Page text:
This module builds on the first-year and second-year sociolinguistics content to introduce you to a range of advanced topics in the field of language variation and change. The topics can change from year to year, but there is usually a focus on language and dialect contact (how is the way you speak determined by the people you come into contact with?), plasticity and lifespan change (in what ways do we modify our accents depending on short- and long-term changes in our social situations?) and methods in dialectology (how has the study of dialectology developed over the years, and what insights can be gained from modern methods?).
With respect to prerequisites the following modules are equivalent:
Second year modules
Intermediate Language Variation and Change, Sociolinguistics
|Semester 2 2024-25
The module demonstrates how a sociolinguistic approach can benefit our understanding of language change. It emphasises language contact, dialect contact, demography and social structure. There is a focus on the critical analysis of advanced case studies in a number of areas of language variation and change, and there are opportunities to develop skills in data analysis and the option to put those into practice for a small-scale research project.
By the end of this module, you will be able to:
demonstrate knowledge and understanding of qualitative and quantitative approaches in the domains of language contact, dialect contact, and sociolinguistic models of change
give a critical account of linguistic phenomena arising from contact, describing and contrasting them based on data contained in published articles.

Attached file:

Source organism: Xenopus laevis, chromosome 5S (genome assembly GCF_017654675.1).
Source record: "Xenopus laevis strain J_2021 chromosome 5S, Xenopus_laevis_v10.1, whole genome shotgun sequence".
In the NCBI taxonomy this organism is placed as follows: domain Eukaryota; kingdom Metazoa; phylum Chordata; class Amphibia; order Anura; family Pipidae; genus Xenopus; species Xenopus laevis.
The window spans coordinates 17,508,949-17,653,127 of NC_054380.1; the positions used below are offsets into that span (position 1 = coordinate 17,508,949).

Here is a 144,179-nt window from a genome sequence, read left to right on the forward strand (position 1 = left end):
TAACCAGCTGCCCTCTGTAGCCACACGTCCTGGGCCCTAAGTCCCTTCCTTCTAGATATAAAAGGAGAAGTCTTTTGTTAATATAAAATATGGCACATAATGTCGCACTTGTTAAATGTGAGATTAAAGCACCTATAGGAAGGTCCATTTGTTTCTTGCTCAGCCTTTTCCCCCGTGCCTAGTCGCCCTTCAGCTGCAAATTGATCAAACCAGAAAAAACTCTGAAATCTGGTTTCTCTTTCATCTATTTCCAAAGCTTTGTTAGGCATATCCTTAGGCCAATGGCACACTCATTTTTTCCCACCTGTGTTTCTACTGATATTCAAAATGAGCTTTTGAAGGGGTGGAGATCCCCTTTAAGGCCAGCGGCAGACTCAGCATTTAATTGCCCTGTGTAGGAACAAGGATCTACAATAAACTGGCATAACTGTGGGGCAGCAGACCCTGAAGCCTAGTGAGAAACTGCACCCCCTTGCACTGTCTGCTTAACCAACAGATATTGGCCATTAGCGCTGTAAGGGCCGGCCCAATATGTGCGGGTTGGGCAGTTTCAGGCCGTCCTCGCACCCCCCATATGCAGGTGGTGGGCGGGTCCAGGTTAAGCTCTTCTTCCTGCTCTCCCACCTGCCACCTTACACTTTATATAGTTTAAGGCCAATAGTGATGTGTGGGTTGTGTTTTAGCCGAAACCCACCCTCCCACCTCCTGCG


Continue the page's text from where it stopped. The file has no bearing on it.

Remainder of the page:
show an understanding of the problem of language change from several standpoints, including change derived from contact, the transmission of language from adults to children, and change within individuals during adulthood
perform analysis on sociolinguistic datasets of natural language use, including appropriate basic statistical techniques and the interpretation of results
show awareness of how methods in the study of dialectology have developed over the years, and of the various strengths and weaknesses of different approaches to the study of regional variation
The exact topics covered in this module sometimes differ from year to year, but here are some indicative topics that are often covered:
Internal/external motivations for language change
The role of contact in language change
How changes move through time and space
Methods in dialectology
Plasticity and lifespan change
|% of module mark
1000 word Data analysis report
3000 Word Essay
|% of module mark
Written feedback will be provided within 25 days of submission. For the formative assignment, feedback may be a combination of written feedback returned via email and oral feedback during the essay-writing workshop seminars in Week 11.
Hazen, Kirk (2011). Labov: Variation and change. In Wodak, Ruth, Johnstone, Barbara & Kerswill, Paul. SAGE handbook of sociolinguistics. London: Sage. 24–39.
Kerswill, Paul (2004). Social dialectology. In Klaus Mattheier, Ulrich Ammon & Peter Trudgill (eds.) Sociolinguistics/Soziolinguistik. An international handbook of the science of language and society, 2nd edn., Vol 1. Berlin: De Gruyter. 22–33.
Tagliamonte, Sali (2011). Variationist sociolinguistics: Change, observation, interpretation. Oxford: Wiley-Blackwell. [Chapter 2, but especially pp. 25–38].